The Sad Truth About School Shootings… From a Teacher


I’ve been contemplating on how to start this post all day. The shooting that recently occurred at Marjory Stoneman Douglas High School in Florida was horrific to say the least, and as a mom and a teacher, my hearts hurts. It has left me speechless, but full of a raging emotion that needs to be heard.

You see, as teachers we are exposed to all different kinds of parents and children. I fall in love with a new group of students each year and each year I call them the same thing I’ve called them before – my kids. 

school shootings

Here’s some of what I want you to know about your child’s teachers in light of school shootings: 

I want you to know that I’m not comfortable with our current procedures.
I want you to know that I have spent time researching better methods.
I want you to know that if we were ever to have an active shooter on campus that I would go against my given instructions to do what I think is better, safer and more effective for saving lives.
I want you to know that even though there are products on the market that prevent people from entering the room regardless of door style or lock, we do not have those in our classrooms because the district won’t provide them. I want you to know that I have looked into buying one with my own money.
I want you to know that in spite of these huge safety gaps, we as teachers have our hands tied. There is nothing more that we can say or do without your help. We need you to speak out. Often times, there is nothing we can say for fear of losing our jobs.
I want you to know that the time we had a “surprise” practice lock down, and I had three students in the library, it was all I could do to keep my emotion in check. I didn’t know if it was real. I didn’t know what to tell the rest of the students. I couldn’t tell them that I was scared too. 
I want you to know that I lie in bed, awake at night, fearful of what I hear on the news. I hope and pray that if I were in their shoes I would have the strength to do whatever it takes to protect your kids. 
I want you to know that your children are not just numbers; they are not just students. They are MY kids, they are MY responsibility. I love them more than you will know. 
The real question is … How do we prepare our kids for such a sick, violent world? We obviously can’t hide them from everything, and we want to do whatever it takes to ensure they don’t become the people that make this world sick and violent.
Here’s the deal…
As a teacher, I meet a lot of different parents and children. I promise you, I will protect your child. I will love your child. I will give your child the best day I possibly can, as often as I can. The problem is, I’m not allowed to. As teachers, we have to be overly cautious in all that we do. We are limited, beyond belief, to make sure we are not “offensive” and always “politically correct.” I’m taught to teach our students how to test, not how to think critically. If we don’t teach critical thinking skills, our kids don’t know how to solve problems on their own. You know what happens when kids can’t solve a problem? Violence. If a student breaks a rule, my stomach hurts when I have to contact a parent because often the response is something like, “What did YOU do to make them react that way?”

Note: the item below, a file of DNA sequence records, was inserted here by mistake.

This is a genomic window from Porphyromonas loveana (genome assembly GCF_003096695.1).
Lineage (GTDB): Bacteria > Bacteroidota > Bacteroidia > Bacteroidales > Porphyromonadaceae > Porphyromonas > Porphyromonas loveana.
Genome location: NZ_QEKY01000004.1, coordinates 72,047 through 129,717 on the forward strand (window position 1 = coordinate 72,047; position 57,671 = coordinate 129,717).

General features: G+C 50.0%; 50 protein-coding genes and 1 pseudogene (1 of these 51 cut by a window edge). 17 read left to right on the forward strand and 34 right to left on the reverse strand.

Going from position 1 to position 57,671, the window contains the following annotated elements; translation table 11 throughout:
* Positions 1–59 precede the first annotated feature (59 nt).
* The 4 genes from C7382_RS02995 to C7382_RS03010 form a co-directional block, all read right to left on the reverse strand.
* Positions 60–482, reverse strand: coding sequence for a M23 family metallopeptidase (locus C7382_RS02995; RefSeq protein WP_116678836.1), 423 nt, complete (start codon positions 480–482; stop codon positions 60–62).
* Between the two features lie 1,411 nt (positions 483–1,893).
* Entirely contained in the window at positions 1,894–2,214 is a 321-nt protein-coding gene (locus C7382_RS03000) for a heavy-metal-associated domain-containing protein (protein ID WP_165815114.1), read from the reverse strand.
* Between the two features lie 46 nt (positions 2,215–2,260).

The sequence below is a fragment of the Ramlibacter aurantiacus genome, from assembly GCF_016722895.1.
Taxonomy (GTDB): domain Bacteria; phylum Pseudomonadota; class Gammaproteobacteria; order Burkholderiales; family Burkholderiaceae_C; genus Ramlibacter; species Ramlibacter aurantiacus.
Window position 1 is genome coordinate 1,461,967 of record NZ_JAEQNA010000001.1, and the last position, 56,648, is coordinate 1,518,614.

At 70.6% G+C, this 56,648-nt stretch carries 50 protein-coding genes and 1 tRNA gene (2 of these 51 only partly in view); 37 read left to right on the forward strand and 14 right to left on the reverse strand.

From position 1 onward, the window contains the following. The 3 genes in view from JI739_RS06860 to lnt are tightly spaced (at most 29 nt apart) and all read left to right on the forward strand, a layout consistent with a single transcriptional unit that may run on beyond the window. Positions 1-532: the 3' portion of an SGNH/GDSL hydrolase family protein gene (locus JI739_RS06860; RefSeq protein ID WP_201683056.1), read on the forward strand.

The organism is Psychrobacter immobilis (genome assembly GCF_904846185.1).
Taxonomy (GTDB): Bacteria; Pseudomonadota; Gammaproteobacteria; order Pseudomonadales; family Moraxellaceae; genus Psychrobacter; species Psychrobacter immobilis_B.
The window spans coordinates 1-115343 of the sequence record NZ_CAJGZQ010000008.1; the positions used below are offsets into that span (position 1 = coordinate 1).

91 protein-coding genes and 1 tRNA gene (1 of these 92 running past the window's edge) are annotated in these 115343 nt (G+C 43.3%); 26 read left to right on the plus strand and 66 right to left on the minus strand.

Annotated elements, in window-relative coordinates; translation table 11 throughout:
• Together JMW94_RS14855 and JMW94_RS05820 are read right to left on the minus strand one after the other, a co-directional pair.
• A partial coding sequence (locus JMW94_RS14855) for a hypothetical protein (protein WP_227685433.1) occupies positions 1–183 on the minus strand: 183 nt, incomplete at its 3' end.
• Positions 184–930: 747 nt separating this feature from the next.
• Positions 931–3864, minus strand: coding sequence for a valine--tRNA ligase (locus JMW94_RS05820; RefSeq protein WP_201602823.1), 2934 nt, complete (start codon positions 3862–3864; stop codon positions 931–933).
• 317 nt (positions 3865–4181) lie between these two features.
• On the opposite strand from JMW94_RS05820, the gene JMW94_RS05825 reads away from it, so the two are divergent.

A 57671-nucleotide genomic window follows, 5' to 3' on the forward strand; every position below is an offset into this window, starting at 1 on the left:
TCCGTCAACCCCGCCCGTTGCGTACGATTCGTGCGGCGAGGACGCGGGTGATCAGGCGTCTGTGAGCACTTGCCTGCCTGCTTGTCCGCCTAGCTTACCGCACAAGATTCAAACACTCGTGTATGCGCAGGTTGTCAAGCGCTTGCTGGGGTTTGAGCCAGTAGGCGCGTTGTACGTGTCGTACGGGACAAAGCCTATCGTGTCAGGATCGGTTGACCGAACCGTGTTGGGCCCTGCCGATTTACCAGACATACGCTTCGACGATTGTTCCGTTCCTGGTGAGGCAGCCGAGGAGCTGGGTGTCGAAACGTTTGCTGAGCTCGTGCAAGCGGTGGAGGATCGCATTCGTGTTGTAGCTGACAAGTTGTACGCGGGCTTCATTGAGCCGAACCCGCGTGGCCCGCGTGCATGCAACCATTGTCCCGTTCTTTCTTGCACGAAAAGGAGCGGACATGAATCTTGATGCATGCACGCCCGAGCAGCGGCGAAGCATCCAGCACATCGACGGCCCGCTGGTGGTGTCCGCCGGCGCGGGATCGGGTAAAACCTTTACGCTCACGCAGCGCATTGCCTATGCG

I’m asking you, as a teacher and as a mom who will soon have her own babies in public school, PLEASE do not be afraid to be a “helicopter parent.” Contact your school and ask what you can do to help. Be as involved in your child’s life as possible while teaching them how to be a someday functional adult in society. PLEASE read their diary if you’re worried about them and they haven’t opened up. PLEASE don’t be afraid of entering their room in YOUR house without their permission. Don’t shelter them from the real world, but teach them to be the change in the world. Raise your children to value life. I promise you, as their teacher, I am, because I value their lives and hold them so dearly in my heart. 
What can you do as a parent?
  • Call your school district and ask what training they provide for teachers in active shooter situations.
  • Ask what additional safety equipment your classrooms have to prevent an active shooter from entering.  Can you help in providing this safety equipment?
  • Ask what your district and individual school’s procedures are in the event of an active shooter situation. Is it effective?
  • Get the community involved in helping making our schools safer. 



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